Should bowhunters opt for a fall-away rest?
Or a static one?
This might be the new Ford vs Chevy argument in the bowhunting world.
Truth be told, there are quality versions of both and there are not-so-quality versions of both. And every fall, you can bet your bottom dollar there will be plenty of deer killed with both types of rests. Having noted that, there are differences between the two that might make one more or less attractive to an individual hunter. So what’s the best rest when it comes to a fall away rest vs. static rest? It’s up to you to look at how, what and where you hunt, and figure out which rest is right for you.
Fall Away Rest vs. Static Rest
Let’s start with a look at the static rests. They are the simplest and most basic arrow rests on the market.
There are two basic types of static arrow rests – full capture and open. The open rests usually feature a blade or a set of prongs for an arrow to sit on once it’s nocked. Full-capture rests hold an arrow in place by containing it within a series of nylon fibers or padded prongs. The open, static rests have been around for a long time. At one time, they were the norm for bowhunters, but they certainly aren’t as popular as they once were.
They are still very popular among target archers, which is an indication that they don’t hinder accuracy in any way. The big knock against them certainly is that the arrow can easily fall off the rest. If you ever spent any time hunting with one of these rests, your arrow got knocked off when it bumped against a tree or when you leaned over the front of the stand. It happened to all of us.
I’m certain it was a bowhunter tired of his arrow falling off his open rest that led to the invention of the full-capture static rest, like the NAP Quiktune 360 Capture Rest. Rests like this surround the arrow in some fashion so that it can’t possibly fall off, once the arrow is nocked and loaded. It’s a perfect solution to the open, static rest.
So why aren’t all bowhunters using full-capture static rests? There is some question about their affect on accuracy. An arrow flexes as it leaves the bow. If the arrow is surrounded by nylon fibers or padded prongs the flexing arrow is like pushing against as it leaves, the possibility exists for the rest to affect the arrow’s flight path.
There are certainly bowhunters who say these rests have no affect on accuracy, but you only have to look to tournament archers for an honest assessment. None of the successful, competitive archers use full-containment static rests on their bows. All these archers care about is accuracy, and none of them shoot a rest like this.
Does that mean these rests might keep a bowhunter from killing deer at 20 yards, and so you should avoid them? Absolutely not. You need to hit a vital area the size of a pie plate to be successful. Target archers need to hit a 10-ring the size of a nickel to bring home the prize money.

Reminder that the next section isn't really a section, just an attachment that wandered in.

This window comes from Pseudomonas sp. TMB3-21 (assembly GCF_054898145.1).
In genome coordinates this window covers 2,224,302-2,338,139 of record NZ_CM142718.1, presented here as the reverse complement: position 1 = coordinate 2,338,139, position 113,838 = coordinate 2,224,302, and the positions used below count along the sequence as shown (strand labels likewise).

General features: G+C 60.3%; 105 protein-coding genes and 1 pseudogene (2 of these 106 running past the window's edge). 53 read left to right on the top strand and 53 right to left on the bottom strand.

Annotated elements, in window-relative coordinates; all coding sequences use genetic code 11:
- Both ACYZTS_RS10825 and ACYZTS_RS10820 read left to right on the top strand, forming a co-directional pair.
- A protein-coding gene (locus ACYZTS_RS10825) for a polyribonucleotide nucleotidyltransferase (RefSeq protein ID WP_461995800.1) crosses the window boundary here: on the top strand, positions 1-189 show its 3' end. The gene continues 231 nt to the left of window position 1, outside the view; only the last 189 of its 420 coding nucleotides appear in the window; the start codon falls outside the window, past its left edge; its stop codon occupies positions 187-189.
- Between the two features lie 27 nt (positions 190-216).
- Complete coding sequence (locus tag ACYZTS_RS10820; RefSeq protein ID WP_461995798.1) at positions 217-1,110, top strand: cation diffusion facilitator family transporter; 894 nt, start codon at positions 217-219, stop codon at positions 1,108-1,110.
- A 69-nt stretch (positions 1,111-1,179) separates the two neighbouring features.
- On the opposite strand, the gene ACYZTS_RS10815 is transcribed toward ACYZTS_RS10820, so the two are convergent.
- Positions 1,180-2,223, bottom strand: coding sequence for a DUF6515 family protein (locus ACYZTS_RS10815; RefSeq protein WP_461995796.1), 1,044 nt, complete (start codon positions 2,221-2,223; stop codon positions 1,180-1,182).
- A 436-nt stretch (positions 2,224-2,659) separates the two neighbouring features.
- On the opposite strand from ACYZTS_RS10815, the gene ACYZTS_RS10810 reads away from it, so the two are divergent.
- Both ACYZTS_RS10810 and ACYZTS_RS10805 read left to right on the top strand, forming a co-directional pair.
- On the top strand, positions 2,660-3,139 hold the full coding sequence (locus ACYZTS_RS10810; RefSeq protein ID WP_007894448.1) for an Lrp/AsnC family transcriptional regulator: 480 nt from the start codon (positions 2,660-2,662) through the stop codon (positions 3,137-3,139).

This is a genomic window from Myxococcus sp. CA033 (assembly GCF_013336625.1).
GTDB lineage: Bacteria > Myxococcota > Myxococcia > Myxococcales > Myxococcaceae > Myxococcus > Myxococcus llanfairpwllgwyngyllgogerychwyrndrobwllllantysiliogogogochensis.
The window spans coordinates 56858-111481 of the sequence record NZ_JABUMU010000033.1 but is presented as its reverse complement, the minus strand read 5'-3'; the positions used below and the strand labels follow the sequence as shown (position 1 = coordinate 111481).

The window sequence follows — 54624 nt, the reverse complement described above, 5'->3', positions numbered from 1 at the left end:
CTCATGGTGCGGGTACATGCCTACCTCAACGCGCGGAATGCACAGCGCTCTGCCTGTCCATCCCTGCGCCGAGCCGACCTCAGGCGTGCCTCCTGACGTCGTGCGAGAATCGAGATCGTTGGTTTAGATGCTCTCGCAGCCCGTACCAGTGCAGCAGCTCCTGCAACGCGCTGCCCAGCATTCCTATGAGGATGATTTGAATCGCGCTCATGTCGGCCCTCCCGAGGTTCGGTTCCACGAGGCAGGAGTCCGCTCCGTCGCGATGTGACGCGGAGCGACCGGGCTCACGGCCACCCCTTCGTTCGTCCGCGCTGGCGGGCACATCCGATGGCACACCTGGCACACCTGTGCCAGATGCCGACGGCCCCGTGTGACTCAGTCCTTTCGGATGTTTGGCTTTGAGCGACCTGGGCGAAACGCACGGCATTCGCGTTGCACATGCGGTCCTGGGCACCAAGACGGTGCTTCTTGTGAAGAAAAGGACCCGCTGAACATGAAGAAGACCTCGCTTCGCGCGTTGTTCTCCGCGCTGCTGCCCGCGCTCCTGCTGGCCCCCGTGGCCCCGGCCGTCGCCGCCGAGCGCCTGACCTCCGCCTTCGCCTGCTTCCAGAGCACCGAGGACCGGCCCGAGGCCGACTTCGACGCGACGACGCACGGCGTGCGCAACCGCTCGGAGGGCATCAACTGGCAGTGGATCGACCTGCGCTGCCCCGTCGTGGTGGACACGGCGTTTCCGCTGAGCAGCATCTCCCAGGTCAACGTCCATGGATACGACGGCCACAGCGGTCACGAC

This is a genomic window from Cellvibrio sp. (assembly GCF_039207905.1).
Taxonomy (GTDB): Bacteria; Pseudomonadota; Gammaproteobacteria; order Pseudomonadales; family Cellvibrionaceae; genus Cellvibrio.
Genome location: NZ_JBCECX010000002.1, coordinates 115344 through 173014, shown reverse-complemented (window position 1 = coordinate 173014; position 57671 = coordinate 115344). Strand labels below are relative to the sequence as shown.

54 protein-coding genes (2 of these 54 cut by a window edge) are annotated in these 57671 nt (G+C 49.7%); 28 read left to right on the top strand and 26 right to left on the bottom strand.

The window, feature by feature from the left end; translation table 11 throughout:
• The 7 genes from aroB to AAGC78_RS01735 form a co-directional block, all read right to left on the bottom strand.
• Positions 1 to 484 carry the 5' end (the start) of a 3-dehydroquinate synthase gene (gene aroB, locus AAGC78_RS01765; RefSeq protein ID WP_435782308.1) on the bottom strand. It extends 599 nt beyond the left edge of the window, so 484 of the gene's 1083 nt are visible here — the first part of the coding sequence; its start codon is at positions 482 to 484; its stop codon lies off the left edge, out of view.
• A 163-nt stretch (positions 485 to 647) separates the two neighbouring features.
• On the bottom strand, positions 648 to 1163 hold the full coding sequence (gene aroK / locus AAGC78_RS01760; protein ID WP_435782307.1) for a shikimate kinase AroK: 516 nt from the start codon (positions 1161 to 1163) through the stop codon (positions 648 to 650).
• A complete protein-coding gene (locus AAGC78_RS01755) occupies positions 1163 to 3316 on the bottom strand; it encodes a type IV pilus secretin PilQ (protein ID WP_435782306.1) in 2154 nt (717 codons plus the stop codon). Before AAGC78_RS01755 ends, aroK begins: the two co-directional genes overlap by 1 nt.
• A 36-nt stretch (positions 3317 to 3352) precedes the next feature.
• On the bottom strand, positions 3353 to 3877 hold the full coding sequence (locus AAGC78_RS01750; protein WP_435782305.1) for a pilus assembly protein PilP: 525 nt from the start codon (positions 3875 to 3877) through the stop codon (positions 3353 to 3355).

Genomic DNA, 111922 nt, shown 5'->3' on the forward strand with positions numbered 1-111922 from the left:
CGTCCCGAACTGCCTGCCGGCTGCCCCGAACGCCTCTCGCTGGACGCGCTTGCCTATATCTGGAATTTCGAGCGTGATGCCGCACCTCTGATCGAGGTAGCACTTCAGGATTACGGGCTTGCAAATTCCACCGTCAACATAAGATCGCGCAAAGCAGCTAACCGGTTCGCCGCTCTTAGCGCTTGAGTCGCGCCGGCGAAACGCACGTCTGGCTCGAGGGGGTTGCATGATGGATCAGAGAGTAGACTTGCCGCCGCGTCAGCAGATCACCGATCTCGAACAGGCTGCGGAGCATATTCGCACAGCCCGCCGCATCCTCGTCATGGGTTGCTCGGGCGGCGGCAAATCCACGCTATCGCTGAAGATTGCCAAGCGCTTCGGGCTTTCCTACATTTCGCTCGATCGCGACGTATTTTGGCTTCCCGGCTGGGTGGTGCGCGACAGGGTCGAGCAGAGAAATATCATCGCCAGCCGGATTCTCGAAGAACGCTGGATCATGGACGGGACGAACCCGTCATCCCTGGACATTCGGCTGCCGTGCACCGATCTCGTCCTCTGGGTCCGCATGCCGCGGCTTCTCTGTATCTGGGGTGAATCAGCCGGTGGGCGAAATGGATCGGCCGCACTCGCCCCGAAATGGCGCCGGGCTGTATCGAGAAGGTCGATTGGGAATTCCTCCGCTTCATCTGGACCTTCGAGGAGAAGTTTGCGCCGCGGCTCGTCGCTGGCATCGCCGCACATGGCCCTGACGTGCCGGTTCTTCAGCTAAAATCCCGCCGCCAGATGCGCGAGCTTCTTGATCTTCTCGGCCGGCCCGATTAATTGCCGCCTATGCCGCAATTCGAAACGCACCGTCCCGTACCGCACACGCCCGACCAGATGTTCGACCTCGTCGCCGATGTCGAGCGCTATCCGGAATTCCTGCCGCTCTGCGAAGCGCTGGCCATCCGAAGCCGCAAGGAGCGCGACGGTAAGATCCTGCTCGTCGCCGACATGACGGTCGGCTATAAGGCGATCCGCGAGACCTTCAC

Which brings us to the drop-away rests. There are a couple varieties, but essentially the drop-away rests hold your arrow upright through the draw cycle, and then fall out of the way as the arrow leaves the bow. This means there is nothing to impact its flight. Lots of competition archers use drop-away rests on their target bows, so you know accuracy is only enhanced by these rests.
Most of the drop-aways marketed to hunters feature full-containment systems, so that once an arrow is loaded and/or sitting on the rest at full draw, it cannot fall off or out of the rest. There are three basic types of drop-away rests. Cable-driven rests employ a cord that connects to the down cable of a compound bow. When you draw the bow, the cable pulls down on the cord, which raises the rest into position. When you shoot, the cord flies up and the rest falls down.
Limb-driven rests employ a cord that connects to a top or bottom limb. The cord actually holds the rest in the down position. As the bow is drawn and the limb flexes, the cord relaxes and the rest rises into position. At the shot, the limb goes back to its normal position, pulling the cord tight and the rest down.
Inertia rests employ a cord attached to the down cable or limb, but they can be cocked in the upright position so that if you draw and let down without shooting, the arrow stays in the shooting position. Only if you release the string does inertia cause the rest to fall out of the way.
Drop-aways sound perfect, right? Well, they employ moving parts. Anytime you have a moving part, there is the possibility of failure. Extreme weather and moisture can cause problems for any moving part, including a drop-away arrow rest.
So what’s best when considering a fall away rest vs. static rest? There really is no right or wrong answer. We’re all different. I use an inertia drop-away rest. I’ve found it to be convenient for keeping my arrow contained while I’m hunting, and accurate when it comes time to shoot. I’ve never had one fail, but I don’t hunt in extreme climates.
It’s up to you to figure out what’s right for you.
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